ARI SHAPIRO, HOST:
We're going to talk now about a loaf of bread. Specifically, we're going to talk about how from farm to grocery store shelf that loaf of bread impacts the planet.
AUDIE CORNISH, HOST:
And this story is going to come from NPR's food editor, Rhitu Chatterjee. Welcome to the studio.
RHITU CHATTERJEE, BYLINE: Thank you, Audie. Good to be here.
CORNISH: So, Rhitu, there's a study out that shows the connection between a loaf of bread and global warming - each step of production, right? How did it work?
CHATTERJEE: So, you know, think about a loaf of bread, which I brought with me. It's an average - you know, you can find this loaf of whole wheat bread in a grocery store. And think about every step of the process, Audie, that leads to making this loaf of bread - the growing of it, the milling and the baking of it.
So this team of researchers at the Grantham's Center for Sustainable Futures at the University of Sheffield in the U.K. looked at every single step of that process to figure out what are the emissions associated with each step and then added it all up.
CORNISH: And what did they find in terms of emissions? How much energy does it take to make this loaf of bread?
CHATTERJEE: So they were looking at greenhouse gas emissions. And what they found is if you look at a single loaf of bread, they found the entire process that went into making it releases about 21 ounces of greenhouse gases into the atmosphere. That's about the weight of this loaf of bread.
It doesn't seem much. But if you look at it at the country level, the U.K., where the study was done, consumes over 4 billion loaves every year. And using the researchers' calculations, that means about 2.6 million tons of greenhouse gases in the atmosphere just from the bread consumed in the U.K. That's not insignificant.
CORNISH: Now, what point of the production chain was the problem?
CHATTERJEE: Take a guess.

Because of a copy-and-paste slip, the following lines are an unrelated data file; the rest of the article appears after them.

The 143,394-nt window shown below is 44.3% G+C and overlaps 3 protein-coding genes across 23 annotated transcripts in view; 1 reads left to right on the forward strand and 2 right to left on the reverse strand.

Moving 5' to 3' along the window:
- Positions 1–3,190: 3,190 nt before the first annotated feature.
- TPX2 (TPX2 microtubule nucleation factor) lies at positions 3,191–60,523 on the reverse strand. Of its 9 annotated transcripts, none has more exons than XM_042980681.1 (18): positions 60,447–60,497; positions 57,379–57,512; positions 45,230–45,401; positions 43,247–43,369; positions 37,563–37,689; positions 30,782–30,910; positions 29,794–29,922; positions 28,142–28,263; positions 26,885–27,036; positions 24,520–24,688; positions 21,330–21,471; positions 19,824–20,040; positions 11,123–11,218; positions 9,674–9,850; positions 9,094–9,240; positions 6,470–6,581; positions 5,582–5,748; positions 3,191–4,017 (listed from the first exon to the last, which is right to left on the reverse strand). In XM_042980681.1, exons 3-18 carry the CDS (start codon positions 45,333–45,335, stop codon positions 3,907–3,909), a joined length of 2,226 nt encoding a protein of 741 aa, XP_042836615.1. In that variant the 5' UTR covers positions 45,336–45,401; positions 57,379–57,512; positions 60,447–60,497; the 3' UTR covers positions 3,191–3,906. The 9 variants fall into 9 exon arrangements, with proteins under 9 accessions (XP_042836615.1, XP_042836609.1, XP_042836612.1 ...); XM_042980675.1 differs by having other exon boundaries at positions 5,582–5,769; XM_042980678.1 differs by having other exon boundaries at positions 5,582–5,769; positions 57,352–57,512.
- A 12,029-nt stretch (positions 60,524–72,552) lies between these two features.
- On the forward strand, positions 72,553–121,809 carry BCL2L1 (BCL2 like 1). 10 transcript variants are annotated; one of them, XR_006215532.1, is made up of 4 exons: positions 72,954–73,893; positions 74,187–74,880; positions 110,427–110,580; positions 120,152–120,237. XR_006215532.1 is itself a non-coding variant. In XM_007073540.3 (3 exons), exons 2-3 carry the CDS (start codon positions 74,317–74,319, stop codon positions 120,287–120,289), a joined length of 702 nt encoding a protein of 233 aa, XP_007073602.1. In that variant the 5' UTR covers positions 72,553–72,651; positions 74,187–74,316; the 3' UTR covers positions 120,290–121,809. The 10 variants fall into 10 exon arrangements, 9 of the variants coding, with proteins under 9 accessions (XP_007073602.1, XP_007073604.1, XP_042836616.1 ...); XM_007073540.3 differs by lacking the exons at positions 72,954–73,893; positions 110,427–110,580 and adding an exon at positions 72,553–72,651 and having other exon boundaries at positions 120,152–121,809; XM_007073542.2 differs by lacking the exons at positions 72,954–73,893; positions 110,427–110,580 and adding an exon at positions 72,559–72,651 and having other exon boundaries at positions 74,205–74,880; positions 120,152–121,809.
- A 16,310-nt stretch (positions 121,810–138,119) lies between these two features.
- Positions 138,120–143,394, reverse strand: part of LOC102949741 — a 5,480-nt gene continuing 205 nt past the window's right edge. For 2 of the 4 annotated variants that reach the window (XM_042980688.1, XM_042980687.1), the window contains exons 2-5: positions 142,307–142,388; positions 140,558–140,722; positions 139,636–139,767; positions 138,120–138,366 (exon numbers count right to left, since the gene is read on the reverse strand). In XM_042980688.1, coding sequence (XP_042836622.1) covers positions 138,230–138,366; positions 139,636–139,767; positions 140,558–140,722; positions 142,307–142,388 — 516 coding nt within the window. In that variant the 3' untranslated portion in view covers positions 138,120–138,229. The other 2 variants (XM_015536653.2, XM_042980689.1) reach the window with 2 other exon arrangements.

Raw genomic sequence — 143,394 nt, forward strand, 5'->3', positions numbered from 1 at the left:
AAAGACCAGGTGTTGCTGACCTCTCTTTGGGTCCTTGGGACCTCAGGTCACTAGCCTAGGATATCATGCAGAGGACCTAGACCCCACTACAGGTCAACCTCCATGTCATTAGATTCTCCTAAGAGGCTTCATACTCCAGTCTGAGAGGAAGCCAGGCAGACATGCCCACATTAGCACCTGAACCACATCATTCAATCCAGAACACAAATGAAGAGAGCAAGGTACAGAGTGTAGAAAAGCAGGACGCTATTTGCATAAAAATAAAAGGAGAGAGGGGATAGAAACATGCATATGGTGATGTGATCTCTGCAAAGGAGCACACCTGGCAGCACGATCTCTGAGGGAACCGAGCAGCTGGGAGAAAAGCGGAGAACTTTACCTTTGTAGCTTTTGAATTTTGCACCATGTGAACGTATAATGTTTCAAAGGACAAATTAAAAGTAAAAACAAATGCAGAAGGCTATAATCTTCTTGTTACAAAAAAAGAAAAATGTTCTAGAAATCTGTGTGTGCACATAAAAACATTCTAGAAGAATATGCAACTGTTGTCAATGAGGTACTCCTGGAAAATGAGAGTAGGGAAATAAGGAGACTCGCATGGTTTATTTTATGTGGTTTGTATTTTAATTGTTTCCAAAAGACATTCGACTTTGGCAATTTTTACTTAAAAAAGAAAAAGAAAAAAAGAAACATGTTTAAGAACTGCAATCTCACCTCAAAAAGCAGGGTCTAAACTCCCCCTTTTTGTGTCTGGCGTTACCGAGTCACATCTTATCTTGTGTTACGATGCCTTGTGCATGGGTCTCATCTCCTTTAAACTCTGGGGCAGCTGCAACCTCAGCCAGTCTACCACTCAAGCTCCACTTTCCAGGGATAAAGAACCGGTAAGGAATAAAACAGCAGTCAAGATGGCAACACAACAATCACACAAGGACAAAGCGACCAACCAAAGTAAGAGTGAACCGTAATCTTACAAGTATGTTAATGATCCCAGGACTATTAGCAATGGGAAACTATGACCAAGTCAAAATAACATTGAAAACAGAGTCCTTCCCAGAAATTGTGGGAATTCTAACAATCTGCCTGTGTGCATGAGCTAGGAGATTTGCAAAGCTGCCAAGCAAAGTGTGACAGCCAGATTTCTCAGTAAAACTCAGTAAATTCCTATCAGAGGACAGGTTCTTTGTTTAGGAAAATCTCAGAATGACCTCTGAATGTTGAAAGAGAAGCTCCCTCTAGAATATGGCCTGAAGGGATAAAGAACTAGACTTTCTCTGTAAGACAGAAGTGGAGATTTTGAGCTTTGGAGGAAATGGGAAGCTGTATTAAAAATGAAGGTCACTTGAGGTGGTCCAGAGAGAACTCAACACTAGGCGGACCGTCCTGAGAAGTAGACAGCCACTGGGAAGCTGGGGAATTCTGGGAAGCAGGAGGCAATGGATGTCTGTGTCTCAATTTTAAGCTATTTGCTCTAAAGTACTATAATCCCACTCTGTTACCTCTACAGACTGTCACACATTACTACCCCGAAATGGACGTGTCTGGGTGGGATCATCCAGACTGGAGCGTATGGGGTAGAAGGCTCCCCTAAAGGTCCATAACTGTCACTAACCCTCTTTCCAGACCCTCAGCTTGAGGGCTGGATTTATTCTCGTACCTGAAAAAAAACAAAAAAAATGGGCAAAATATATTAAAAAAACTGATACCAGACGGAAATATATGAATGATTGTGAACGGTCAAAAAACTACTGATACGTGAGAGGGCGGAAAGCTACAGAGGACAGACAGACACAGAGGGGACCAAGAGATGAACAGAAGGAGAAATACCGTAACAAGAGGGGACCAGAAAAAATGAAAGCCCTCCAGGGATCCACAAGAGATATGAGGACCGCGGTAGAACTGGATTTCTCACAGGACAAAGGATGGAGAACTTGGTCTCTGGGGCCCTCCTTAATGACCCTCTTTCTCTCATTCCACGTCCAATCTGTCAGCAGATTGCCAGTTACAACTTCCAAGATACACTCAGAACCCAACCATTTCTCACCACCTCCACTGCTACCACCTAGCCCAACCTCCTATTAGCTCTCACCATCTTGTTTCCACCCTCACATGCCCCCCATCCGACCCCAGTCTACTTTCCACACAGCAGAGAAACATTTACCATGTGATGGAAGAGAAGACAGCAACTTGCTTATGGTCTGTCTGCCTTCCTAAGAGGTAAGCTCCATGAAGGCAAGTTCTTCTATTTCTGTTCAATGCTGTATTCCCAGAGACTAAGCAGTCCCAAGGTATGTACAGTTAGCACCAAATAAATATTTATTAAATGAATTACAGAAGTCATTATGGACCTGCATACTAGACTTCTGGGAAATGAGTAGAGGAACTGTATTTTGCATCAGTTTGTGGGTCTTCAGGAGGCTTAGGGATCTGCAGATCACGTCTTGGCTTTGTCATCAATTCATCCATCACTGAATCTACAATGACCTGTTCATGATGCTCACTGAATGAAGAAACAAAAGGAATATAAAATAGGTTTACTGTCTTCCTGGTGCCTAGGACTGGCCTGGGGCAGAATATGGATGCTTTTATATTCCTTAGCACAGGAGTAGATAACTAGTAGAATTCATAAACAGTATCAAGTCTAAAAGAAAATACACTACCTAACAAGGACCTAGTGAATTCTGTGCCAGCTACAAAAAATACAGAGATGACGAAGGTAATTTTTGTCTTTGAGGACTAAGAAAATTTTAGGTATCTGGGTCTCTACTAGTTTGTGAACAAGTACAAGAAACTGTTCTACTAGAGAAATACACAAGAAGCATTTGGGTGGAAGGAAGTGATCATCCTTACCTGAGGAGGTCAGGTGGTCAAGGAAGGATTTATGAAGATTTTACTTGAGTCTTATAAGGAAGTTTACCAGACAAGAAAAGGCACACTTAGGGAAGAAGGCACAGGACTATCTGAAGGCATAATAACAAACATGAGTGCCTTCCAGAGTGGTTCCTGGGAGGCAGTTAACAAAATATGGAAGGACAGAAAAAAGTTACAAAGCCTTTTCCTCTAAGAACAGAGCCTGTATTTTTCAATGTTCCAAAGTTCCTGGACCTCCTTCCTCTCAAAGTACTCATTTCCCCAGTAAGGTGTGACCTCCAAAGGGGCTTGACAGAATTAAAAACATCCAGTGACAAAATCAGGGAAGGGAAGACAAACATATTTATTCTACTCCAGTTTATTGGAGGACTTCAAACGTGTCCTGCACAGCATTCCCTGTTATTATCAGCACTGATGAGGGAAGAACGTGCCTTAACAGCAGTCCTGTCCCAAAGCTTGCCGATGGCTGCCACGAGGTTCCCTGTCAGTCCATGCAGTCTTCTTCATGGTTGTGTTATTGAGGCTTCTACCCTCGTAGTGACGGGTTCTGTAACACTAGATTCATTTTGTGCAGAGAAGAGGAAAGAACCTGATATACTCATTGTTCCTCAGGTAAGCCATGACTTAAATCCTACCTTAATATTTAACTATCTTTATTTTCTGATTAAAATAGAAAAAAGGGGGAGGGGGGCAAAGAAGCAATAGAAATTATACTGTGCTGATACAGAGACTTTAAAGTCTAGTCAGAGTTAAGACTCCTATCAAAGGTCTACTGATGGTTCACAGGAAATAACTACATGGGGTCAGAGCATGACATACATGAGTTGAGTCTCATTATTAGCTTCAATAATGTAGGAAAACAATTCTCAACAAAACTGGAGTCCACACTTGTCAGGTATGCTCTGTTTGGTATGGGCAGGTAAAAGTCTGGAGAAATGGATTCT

CORNISH: Not the transport?
CHATTERJEE: No, it was actually the growing of the wheat. The farming led to nearly 50 percent of the overall emissions associated with the bread. And that's what the researchers are saying. If we understand where our food comes from, how it's grown, if you look at every step, we can figure out where most of the emissions are coming from. And it's a good way for us to figure out how to cut back on the emissions associated with all the food we eat.
CORNISH: Did they offer any suggestions on that front, though, of ways we can cut back?
CHATTERJEE: They did. One of their solutions was, you know, start with the nitrogen fertilizers that are applied on the farms because 40 percent of the emissions are coming from the manufacture and the use of nitrogen fertilizers on farms. So that's a good place to start.
CORNISH: And what about for the rest of us? When I'm in the grocery store, how should I be thinking differently?
CHATTERJEE: Well, the hope is in the future this kind of information will be made available to consumers. So say, for example, I want to eat a pastrami sandwich. And today, I already know that's a beef, for example - leads to a lot higher emissions than slices of bread. But in the future, if I had the information on, well, how does the emissions from a cheese and tomato sandwich compare with that of a pastrami sandwich, then that helps me make a choice of eating food that's, say, climate smart - that has fewer emissions.
CORNISH: Climate smart - we'll be seeing that soon next to the nutritional label, right?
CORNISH: That's NPR's food editor Rhitu Chatterjee. Thanks for stopping by.
CHATTERJEE: My pleasure.
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